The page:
Almost 29 percent of Hawaii’s lawmakers this year are women, according to July data from the National Conference on State Legislatures.

That might not sound like that high of a percentage, but it’s actually the 14th-highest in the country.

It caught the attention of Rep. Della Au Belatti, the chair of the House Health Committee and one of Hawaii’s 22 female legislators.

Approximately 1,794 women served across the nation in 2015 legislative sessions, but they barely made up one-fourth of all state lawmakers.

Colorado had the highest percentage – 42 percent – of female lawmakers nationwide. Meanwhile, Louisiana had the lowest with 11.8 percent.

Since last year, there was essentially no change in the gender makeup of state lawmakers – a 0.1 percent increase from 24.2 percent in 2014 to 24.3 percent this year.

On a national level, the combined number of women in the U.S. House and Senate passed the 100 mark for the first time last November, according to Politico.com.

Yet the 104 women in Congress this year make up less than 20 percent of total lawmakers. Compared to other countries, the U.S. isn’t doing so well when it comes to gender equality in Congress.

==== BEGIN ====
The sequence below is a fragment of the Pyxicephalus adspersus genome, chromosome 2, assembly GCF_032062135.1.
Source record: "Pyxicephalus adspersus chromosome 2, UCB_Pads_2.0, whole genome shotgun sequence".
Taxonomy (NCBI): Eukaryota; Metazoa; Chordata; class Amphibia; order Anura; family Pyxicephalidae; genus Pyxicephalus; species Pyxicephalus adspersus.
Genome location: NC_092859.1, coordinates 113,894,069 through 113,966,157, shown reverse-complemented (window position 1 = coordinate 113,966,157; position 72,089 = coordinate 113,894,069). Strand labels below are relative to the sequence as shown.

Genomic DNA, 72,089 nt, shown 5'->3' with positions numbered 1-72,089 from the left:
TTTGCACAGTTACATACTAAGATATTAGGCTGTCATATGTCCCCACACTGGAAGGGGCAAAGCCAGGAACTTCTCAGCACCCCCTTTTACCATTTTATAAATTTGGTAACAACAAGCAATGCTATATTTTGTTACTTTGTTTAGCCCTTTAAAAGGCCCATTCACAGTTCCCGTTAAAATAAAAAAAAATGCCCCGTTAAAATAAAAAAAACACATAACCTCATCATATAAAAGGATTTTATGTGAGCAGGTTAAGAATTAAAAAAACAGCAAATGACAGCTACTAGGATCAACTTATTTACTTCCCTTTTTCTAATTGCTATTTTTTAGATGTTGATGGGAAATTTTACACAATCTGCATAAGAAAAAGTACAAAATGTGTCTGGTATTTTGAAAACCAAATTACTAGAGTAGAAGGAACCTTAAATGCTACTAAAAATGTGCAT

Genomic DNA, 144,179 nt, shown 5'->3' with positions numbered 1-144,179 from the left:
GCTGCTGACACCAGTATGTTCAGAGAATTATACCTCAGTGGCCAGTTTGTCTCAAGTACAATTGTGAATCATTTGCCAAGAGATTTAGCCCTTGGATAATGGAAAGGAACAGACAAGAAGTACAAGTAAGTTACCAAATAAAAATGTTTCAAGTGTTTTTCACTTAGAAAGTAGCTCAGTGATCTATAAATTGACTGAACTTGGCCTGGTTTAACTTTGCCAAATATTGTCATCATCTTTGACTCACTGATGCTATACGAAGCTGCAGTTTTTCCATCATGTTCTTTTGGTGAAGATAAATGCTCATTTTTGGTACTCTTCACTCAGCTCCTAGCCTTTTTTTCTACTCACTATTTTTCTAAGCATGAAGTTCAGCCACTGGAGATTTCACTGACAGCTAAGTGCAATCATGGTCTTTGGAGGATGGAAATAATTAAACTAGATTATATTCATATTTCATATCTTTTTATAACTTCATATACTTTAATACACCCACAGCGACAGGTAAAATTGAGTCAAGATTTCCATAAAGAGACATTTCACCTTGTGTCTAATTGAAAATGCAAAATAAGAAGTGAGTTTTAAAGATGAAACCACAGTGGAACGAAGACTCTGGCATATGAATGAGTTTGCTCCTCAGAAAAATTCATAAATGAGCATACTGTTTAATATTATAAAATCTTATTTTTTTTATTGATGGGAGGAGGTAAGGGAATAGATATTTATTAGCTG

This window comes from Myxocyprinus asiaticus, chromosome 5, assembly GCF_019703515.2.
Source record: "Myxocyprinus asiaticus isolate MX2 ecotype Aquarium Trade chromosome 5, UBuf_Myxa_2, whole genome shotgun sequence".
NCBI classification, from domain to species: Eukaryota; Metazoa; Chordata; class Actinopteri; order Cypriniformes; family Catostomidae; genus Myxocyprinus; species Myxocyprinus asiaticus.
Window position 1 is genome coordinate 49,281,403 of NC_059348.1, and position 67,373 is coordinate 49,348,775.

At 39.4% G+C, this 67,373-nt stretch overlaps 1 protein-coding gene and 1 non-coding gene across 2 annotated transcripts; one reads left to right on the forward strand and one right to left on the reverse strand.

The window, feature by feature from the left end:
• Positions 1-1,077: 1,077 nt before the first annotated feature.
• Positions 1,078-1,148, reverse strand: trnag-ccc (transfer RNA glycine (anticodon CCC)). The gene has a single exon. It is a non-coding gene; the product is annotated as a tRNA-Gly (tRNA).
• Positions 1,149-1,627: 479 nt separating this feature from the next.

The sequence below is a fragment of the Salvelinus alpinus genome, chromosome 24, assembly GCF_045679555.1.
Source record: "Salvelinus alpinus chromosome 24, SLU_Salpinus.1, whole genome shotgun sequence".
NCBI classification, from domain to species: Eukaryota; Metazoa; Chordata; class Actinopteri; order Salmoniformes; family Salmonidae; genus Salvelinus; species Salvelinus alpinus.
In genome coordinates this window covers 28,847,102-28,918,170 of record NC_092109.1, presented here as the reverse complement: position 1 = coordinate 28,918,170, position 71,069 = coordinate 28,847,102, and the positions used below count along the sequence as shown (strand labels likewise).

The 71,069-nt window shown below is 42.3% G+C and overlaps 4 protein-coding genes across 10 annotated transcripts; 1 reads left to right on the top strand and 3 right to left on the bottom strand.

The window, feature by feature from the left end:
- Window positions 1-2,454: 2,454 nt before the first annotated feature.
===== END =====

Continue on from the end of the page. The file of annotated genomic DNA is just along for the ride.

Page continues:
Out of 190 countries, we took 71st in the world for the highest percentage of female lawmakers, according to June 2015 data compiled by the Inter-Parliamentary Union.

Rwanda actually elects the highest percentage of female lawmakers, with women making up 64 percent of the country’s lower house of Parliament. Even Cuba has more female lawmakers than the U.S., with the world’s third highest percentage at 49 percent.

Rep Della Au Belatti on the floor during recess.  7 may 2015. photograph Cory Lum/Civil Beat

Rep Della Au Belatti on the floor of the Hawaii House of Representatives.

Cory Lum/Civil Beat

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